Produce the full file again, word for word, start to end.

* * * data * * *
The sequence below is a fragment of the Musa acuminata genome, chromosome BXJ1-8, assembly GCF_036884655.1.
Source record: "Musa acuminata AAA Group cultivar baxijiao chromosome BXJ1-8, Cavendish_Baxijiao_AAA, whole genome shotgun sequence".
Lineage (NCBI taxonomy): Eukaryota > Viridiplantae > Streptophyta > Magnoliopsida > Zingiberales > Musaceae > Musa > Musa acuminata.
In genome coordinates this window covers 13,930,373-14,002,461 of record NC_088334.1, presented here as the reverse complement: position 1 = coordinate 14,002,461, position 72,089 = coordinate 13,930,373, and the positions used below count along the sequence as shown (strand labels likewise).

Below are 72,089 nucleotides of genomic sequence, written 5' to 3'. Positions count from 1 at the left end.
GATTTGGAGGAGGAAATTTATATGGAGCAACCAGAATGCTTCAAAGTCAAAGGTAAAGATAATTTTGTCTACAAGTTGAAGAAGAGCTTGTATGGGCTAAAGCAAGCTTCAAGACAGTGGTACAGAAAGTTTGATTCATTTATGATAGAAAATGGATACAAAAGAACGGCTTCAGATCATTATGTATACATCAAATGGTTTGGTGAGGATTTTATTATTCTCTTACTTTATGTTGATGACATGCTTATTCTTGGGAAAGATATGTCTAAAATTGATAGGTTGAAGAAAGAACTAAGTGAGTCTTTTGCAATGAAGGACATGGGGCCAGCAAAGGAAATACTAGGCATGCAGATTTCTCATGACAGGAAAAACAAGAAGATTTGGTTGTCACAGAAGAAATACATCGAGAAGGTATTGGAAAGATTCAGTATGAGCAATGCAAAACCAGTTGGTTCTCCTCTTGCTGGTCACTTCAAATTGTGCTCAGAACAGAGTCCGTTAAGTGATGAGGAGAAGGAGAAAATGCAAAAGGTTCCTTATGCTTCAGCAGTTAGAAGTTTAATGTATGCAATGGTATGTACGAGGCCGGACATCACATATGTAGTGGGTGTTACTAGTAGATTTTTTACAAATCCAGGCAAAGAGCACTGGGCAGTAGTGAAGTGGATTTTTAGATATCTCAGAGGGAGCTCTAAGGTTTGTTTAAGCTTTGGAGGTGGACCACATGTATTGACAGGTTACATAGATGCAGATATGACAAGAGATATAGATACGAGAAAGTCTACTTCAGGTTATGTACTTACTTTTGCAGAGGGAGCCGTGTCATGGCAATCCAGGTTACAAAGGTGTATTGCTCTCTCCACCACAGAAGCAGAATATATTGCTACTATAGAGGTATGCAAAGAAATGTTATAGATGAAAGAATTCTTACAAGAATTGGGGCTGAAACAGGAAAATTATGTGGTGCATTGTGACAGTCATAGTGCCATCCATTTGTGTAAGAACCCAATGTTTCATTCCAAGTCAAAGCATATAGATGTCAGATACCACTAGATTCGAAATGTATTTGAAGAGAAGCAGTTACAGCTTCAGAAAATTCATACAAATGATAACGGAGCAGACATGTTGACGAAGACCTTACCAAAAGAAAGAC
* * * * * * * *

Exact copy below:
The sequence below is a fragment of the Musa acuminata genome, chromosome BXJ1-8, assembly GCF_036884655.1.
Source record: "Musa acuminata AAA Group cultivar baxijiao chromosome BXJ1-8, Cavendish_Baxijiao_AAA, whole genome shotgun sequence".
Lineage (NCBI taxonomy): Eukaryota > Viridiplantae > Streptophyta > Magnoliopsida > Zingiberales > Musaceae > Musa > Musa acuminata.
In genome coordinates this window covers 13,930,373-14,002,461 of record NC_088334.1, presented here as the reverse complement: position 1 = coordinate 14,002,461, position 72,089 = coordinate 13,930,373, and the positions used below count along the sequence as shown (strand labels likewise).

Below are 72,089 nucleotides of genomic sequence, written 5' to 3'. Positions count from 1 at the left end.
GATTTGGAGGAGGAAATTTATATGGAGCAACCAGAATGCTTCAAAGTCAAAGGTAAAGATAATTTTGTCTACAAGTTGAAGAAGAGCTTGTATGGGCTAAAGCAAGCTTCAAGACAGTGGTACAGAAAGTTTGATTCATTTATGATAGAAAATGGATACAAAAGAACGGCTTCAGATCATTATGTATACATCAAATGGTTTGGTGAGGATTTTATTATTCTCTTACTTTATGTTGATGACATGCTTATTCTTGGGAAAGATATGTCTAAAATTGATAGGTTGAAGAAAGAACTAAGTGAGTCTTTTGCAATGAAGGACATGGGGCCAGCAAAGGAAATACTAGGCATGCAGATTTCTCATGACAGGAAAAACAAGAAGATTTGGTTGTCACAGAAGAAATACATCGAGAAGGTATTGGAAAGATTCAGTATGAGCAATGCAAAACCAGTTGGTTCTCCTCTTGCTGGTCACTTCAAATTGTGCTCAGAACAGAGTCCGTTAAGTGATGAGGAGAAGGAGAAAATGCAAAAGGTTCCTTATGCTTCAGCAGTTAGAAGTTTAATGTATGCAATGGTATGTACGAGGCCGGACATCACATATGTAGTGGGTGTTACTAGTAGATTTTTTACAAATCCAGGCAAAGAGCACTGGGCAGTAGTGAAGTGGATTTTTAGATATCTCAGAGGGAGCTCTAAGGTTTGTTTAAGCTTTGGAGGTGGACCACATGTATTGACAGGTTACATAGATGCAGATATGACAAGAGATATAGATACGAGAAAGTCTACTTCAGGTTATGTACTTACTTTTGCAGAGGGAGCCGTGTCATGGCAATCCAGGTTACAAAGGTGTATTGCTCTCTCCACCACAGAAGCAGAATATATTGCTACTATAGAGGTATGCAAAGAAATGTTATAGATGAAAGAATTCTTACAAGAATTGGGGCTGAAACAGGAAAATTATGTGGTGCATTGTGACAGTCATAGTGCCATCCATTTGTGTAAGAACCCAATGTTTCATTCCAAGTCAAAGCATATAGATGTCAGATACCACTAGATTCGAAATGTATTTGAAGAGAAGCAGTTACAGCTTCAGAAAATTCATACAAATGATAACGGAGCAGACATGTTGACGAAGACCTTACCAAAAGAAAGAC